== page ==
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The Divine Lorraine Hotel: The Next Wave of Worship and Community.

May 16, 2016


Text by Anna Mraz. Images by Teresa McCullough.

A line curled around the corner of N. Broad Street and Ridge Avenue, with people old and young waiting excitedly for their chance to view the lobby of the Philadelphia landmark, the Divine Lorraine. N. Sheikh‘s Divine Lorraine Hotel Collection pop-up shop was open to the public.

Bella Robertson was especially happy to see the grand hotel re-animated and teaming with life from all parts of the community. That’s how she remembers it. She grew up in a city divided by segregation, but there was no such nonsense inside the walls of the Divine.

“Oh, it was beautiful,” she said.“We had everything – the playground, the school, everything like that. We came to the Divine to eat. Anyone could come, didn’t matter who, anybody off the streets. Any race, any religion. You were welcome as long as you cleaned and said your peace.”

She reflected upon the happiness of that time and laughed, recalling the burlesque club that stood where Jimmy G’s Steaks is now.

In 1948 the Lorraine Hotel became the Divine Lorraine, under it’s new owner, Father M.J. Divine. A lot of mystery surrounded him, but it is agreed that he cut a very powerful figure (he claimed to be a God) despite his height of 5’2.” His organization, the International Peace Mission Movement, promoted racial equality and economic independence for its followers. He also contributed to the Civil Rights movement, remaining an active speaker and spiritual leader until his death in 1965.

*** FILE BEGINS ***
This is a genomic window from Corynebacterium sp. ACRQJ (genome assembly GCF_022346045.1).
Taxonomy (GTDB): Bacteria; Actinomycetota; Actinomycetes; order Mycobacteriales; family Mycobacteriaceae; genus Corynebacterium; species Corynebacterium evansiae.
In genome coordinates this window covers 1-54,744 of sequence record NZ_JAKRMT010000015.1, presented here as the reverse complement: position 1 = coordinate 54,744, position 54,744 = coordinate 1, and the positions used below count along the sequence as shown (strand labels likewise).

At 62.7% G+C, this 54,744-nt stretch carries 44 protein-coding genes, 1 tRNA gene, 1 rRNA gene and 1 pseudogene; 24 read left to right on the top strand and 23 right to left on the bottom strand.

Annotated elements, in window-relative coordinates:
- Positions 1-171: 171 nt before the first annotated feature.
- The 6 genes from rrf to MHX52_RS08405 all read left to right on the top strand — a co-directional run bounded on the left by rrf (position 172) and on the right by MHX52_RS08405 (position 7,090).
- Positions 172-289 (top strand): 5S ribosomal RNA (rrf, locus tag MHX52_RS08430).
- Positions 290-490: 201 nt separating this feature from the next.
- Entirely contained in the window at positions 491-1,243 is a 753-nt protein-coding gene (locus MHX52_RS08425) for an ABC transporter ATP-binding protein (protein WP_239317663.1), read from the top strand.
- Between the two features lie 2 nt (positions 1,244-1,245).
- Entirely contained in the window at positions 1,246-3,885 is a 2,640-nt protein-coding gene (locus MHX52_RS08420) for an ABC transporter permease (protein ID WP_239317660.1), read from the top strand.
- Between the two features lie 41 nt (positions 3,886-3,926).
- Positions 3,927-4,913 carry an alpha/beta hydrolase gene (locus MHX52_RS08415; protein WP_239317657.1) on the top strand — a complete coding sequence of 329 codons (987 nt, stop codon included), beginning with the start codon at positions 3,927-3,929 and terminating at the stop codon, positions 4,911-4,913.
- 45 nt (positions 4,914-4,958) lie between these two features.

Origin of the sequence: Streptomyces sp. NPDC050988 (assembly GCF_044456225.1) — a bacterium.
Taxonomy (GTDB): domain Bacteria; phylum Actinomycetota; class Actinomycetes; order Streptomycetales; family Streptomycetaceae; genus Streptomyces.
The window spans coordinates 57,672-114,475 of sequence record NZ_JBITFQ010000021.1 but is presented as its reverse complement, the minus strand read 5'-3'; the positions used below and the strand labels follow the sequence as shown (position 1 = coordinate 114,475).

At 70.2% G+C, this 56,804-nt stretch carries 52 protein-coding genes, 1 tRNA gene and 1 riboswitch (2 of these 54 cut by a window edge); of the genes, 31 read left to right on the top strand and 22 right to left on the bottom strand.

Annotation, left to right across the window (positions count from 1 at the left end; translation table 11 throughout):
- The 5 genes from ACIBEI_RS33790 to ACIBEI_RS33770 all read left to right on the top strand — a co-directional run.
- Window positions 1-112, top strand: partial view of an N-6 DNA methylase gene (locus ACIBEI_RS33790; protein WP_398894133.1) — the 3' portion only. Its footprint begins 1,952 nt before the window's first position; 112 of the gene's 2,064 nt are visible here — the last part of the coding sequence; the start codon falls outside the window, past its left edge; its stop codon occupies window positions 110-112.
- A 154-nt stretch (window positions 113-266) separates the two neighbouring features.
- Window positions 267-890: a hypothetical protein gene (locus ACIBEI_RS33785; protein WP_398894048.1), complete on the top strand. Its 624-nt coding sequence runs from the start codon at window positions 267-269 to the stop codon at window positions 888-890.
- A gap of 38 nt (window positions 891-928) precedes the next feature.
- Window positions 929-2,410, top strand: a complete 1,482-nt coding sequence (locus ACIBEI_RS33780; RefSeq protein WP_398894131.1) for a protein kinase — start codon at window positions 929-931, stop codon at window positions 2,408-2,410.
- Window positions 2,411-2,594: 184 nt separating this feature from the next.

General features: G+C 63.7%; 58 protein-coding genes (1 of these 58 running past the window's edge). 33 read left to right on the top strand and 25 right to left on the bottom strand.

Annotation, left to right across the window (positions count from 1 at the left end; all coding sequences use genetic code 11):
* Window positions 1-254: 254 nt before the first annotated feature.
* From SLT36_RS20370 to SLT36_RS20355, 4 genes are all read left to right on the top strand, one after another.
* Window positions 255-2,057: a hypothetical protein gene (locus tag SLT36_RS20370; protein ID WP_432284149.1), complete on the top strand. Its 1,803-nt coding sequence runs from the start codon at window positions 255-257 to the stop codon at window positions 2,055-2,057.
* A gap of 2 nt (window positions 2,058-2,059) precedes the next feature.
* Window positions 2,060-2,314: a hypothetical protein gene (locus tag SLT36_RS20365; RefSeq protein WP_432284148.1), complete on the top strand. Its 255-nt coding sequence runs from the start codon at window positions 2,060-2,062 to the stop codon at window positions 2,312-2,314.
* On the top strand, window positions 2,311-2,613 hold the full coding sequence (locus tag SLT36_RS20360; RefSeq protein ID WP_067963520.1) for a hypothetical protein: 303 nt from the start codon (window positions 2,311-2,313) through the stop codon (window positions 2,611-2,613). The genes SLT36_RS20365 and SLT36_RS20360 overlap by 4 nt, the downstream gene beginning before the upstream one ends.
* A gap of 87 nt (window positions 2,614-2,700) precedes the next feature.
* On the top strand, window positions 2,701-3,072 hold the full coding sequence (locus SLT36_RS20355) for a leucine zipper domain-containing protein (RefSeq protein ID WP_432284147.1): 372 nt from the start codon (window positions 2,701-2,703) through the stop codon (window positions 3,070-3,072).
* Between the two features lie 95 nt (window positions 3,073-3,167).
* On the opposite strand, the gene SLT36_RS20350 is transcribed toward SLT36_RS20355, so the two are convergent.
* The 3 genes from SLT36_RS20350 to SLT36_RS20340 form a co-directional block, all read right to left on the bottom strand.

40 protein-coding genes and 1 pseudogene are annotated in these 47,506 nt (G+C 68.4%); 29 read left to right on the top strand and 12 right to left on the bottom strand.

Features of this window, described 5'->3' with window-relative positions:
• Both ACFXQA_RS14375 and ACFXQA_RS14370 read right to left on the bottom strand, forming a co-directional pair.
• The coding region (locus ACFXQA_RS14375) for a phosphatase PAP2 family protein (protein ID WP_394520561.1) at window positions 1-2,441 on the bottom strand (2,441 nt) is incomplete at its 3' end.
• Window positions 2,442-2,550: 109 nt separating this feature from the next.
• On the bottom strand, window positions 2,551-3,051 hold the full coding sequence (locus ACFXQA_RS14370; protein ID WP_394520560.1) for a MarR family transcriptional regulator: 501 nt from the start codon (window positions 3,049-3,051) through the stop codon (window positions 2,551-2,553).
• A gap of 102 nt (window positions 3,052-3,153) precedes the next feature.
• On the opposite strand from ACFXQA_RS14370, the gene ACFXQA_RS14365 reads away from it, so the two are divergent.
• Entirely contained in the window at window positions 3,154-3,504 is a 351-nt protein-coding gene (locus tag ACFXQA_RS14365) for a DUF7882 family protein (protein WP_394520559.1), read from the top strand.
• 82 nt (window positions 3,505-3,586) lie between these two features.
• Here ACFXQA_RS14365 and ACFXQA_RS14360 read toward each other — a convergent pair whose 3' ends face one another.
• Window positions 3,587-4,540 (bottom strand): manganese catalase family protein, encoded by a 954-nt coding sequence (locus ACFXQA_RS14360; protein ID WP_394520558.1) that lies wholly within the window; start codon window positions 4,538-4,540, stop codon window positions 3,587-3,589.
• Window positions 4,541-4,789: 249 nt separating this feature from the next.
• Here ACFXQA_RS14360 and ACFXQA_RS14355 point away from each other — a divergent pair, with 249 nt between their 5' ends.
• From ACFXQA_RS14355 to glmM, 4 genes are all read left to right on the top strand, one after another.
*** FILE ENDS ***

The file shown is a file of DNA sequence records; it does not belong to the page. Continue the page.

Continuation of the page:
The walls of the lobby are crumbling now. The layers of paint tell stories of glamorous days past but are now flaking away into dust. The structure still stands, however, as does the spirit of a community coming together to celebrate the greater good. Perhaps there is something to be said for the immortality of Father Divine’s life mission. Not immortal in body but rather in spirit, his message comes to mind as the visitor’s eye took in the vibrant and splashy installation pieces by local artists like MECRO, Dessie Jackson, Dewey Saunders, Amber Lynn, Drew Leshko, Mike Whitson and GERM.

The MECRO piece stole the show, with fashionably dressed visitors posing for pictures in front that are definitely cover-photo worthy. There was a small, pink cloud of an archway graffiti painting that evokes the apse paintings of late Byzantine/ early Christian art. The “paper” cranes made of hand-blown glass are a subtle and welcome addition, produced by a feat of technical skill and a mind of peace. Collectively, the installations were a visual celebration of the building’s new life.

The capsule collection on display was the second release of a variety of streetwear for SS16. Thanks to Brooks Bell and his collaborators at DECADES, they are wildly popular and on trend. Bella Robertson picked up the pink classic cap with the Divine Lorraine logo.

Of course, no party would be complete without a soundtrack, and in this instance Jason Hunter (Locals Only) and Ed Cristoff (Danceteria) punctuated the soft hum of mingling crowds with their fluid beats.

The daily, communal dinners have been replaced by art and music but the Divine is still a place of community and worship. The pop up shop was a resounding success and the future of the Divine Lorraine Hotel looks bright as it sits on the precipice of development into apartments.

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